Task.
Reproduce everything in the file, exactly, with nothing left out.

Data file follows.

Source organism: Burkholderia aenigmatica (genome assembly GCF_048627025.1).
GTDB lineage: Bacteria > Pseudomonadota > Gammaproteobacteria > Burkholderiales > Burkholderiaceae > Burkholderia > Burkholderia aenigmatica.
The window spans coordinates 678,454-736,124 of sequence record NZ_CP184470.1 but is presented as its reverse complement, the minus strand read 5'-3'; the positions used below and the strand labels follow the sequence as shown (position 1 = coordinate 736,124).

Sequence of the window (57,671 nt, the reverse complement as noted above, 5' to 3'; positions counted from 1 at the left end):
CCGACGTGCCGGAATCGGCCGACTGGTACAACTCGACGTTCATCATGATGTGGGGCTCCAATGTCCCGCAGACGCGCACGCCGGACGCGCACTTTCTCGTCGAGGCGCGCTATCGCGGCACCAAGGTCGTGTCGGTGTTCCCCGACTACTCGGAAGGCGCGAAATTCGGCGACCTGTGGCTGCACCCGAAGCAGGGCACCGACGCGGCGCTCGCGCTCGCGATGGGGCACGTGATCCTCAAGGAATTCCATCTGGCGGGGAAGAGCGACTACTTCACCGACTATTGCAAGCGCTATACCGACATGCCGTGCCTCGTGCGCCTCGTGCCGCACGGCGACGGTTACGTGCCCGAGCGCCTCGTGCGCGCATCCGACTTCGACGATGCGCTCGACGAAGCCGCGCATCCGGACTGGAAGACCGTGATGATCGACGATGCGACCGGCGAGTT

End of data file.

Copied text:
Source organism: Burkholderia aenigmatica (genome assembly GCF_048627025.1).
GTDB lineage: Bacteria > Pseudomonadota > Gammaproteobacteria > Burkholderiales > Burkholderiaceae > Burkholderia > Burkholderia aenigmatica.
The window spans coordinates 678,454-736,124 of sequence record NZ_CP184470.1 but is presented as its reverse complement, the minus strand read 5'-3'; the positions used below and the strand labels follow the sequence as shown (position 1 = coordinate 736,124).

Sequence of the window (57,671 nt, the reverse complement as noted above, 5' to 3'; positions counted from 1 at the left end):
CCGACGTGCCGGAATCGGCCGACTGGTACAACTCGACGTTCATCATGATGTGGGGCTCCAATGTCCCGCAGACGCGCACGCCGGACGCGCACTTTCTCGTCGAGGCGCGCTATCGCGGCACCAAGGTCGTGTCGGTGTTCCCCGACTACTCGGAAGGCGCGAAATTCGGCGACCTGTGGCTGCACCCGAAGCAGGGCACCGACGCGGCGCTCGCGCTCGCGATGGGGCACGTGATCCTCAAGGAATTCCATCTGGCGGGGAAGAGCGACTACTTCACCGACTATTGCAAGCGCTATACCGACATGCCGTGCCTCGTGCGCCTCGTGCCGCACGGCGACGGTTACGTGCCCGAGCGCCTCGTGCGCGCATCCGACTTCGACGATGCGCTCGACGAAGCCGCGCATCCGGACTGGAAGACCGTGATGATCGACGATGCGACCGGCGAGTT